Talk of the Nation the other day with Karen Armstrong. Karen is a theologian and scholar, and of late has been promoting better integration of compassion in our personal and public lives. In the snippet I heard, Karen was remarking that, in general, people are less interested in being compassionate than they are in being right.
BAM! Ain't that the truth? How astounding that Karen's presence and conversation on NPR should follow right on the heels of the shootings in Tucson.
In the days following that tragedy there has been no shortage of outrage directed at various quarters to charge groups and individuals with a form of complicity in the shooting. As the immediacy of the event has moved on to investigation and a bucketful of questions, so have the accusations been harangued as opportunistic and partisan. Here's the rub. I believe that the quick finger-pointing was opportunistic and irresponsible: that doesn't mean that the content of what was said is wrong. If anything, it is spot on. Whether or not politics played a part in Loughner's motivation, Sheriff Dupnik's declaration that angry and violent rhetoric in our country has led us down a dangerous road is true.
The cases in point have been well delineated, with Sarah Palin and her map of targets at the top of the list. And much as I think that the far right wing of the Republican party is most guilty of angry and violent words and symbols in their sound-bites (including the phrase "job-killing"), there is plenty of guilt to go around when it comes to treating others with civility and respect. Compassion? Not even a blip on the radar.
Perhaps the most telling evidence that such language has become tolerated (if not accepted) is news coming out of South Carolina. The Palmetto State Armory, manufacturer of weapons galore, is creating a limited edition assault rifle engraved with the words, "You Lie," to honor Congressman Joe Wilson. Thank you, Joe, for opening this door to an industry of vilification, bigotry and hate. (For the record, that sentence is dripping with sarcasm.) What is wrong with you people? Assault rifles have one purpose: killing people. Does this act not scream of endorsement to kill people with whom you disagree?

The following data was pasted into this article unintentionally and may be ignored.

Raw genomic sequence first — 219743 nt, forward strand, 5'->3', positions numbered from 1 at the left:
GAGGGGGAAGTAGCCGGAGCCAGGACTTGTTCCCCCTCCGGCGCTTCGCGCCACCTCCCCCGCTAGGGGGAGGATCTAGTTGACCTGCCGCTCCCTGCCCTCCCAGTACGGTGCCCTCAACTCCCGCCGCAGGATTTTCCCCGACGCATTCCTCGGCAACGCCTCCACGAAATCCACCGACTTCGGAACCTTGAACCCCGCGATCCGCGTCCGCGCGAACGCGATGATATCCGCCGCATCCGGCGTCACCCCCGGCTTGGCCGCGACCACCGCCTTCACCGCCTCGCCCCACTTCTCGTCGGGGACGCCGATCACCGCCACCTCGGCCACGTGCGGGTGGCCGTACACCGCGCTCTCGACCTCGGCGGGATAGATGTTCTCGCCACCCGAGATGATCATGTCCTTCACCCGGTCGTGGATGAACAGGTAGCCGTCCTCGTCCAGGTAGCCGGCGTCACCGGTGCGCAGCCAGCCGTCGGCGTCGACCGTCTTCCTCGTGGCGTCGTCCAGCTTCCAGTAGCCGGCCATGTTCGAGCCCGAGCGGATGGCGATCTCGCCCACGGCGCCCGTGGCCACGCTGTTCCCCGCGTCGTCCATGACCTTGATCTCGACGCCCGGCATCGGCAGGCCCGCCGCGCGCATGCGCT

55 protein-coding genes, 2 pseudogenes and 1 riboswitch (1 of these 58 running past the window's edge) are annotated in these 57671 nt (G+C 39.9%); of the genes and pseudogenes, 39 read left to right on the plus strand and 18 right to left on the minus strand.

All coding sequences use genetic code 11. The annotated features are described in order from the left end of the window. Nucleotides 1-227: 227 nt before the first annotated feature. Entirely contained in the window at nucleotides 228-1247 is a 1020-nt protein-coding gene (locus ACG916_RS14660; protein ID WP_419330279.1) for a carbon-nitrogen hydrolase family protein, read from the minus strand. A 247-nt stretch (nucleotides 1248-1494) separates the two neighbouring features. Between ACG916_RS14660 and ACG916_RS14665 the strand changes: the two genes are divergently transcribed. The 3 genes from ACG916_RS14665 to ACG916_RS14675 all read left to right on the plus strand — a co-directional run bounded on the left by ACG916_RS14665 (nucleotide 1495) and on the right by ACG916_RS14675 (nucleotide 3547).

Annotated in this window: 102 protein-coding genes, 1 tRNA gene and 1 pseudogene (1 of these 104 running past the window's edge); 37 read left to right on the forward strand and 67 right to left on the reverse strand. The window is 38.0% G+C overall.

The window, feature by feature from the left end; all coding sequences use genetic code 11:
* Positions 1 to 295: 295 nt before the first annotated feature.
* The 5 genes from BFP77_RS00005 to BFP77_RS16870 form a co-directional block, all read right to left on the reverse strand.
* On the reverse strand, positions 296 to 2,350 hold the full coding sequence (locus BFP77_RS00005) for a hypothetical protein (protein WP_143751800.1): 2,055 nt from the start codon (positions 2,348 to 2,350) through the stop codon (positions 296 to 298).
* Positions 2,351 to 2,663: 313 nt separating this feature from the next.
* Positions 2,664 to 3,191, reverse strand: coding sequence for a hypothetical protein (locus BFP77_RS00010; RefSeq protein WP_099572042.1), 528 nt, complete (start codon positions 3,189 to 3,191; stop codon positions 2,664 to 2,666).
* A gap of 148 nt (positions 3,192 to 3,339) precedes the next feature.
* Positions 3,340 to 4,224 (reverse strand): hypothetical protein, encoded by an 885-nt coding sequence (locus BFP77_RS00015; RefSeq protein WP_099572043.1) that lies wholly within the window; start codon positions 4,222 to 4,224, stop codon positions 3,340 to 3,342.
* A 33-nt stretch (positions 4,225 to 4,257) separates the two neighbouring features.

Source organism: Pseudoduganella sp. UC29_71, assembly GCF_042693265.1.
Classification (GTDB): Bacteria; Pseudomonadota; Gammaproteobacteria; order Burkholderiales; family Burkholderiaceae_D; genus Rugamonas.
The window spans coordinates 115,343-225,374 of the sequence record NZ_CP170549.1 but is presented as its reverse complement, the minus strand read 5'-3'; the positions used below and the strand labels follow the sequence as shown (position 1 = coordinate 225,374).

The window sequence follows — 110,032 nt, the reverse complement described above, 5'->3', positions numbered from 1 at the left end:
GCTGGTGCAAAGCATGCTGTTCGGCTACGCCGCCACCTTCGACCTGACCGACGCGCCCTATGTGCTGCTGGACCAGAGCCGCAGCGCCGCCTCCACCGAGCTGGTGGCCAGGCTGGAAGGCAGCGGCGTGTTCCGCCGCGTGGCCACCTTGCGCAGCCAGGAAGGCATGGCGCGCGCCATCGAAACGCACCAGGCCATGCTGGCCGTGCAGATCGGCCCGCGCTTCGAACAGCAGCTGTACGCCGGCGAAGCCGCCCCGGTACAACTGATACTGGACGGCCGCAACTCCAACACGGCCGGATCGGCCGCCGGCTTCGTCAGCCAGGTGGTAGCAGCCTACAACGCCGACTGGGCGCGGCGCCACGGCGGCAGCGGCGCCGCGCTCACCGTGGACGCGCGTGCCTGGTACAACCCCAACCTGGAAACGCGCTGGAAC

Beginning today, I am adding to my sporadically prayed list of causes hearts that nurture hate. Although there isn't anyone I hate, I will start with what lives in my own heart when it comes to holding myself apart from others by demeaning or belittling them. All of us have hard places within our hearts that would benefit from healing.
Karen Armstrong suggests practicing twelve ways of living a more compassionate life. Perhaps along with our prayers, we might incorporate what she has learned through her work and study. It is far more important, after all, that I am in relationship with others, rather than be right.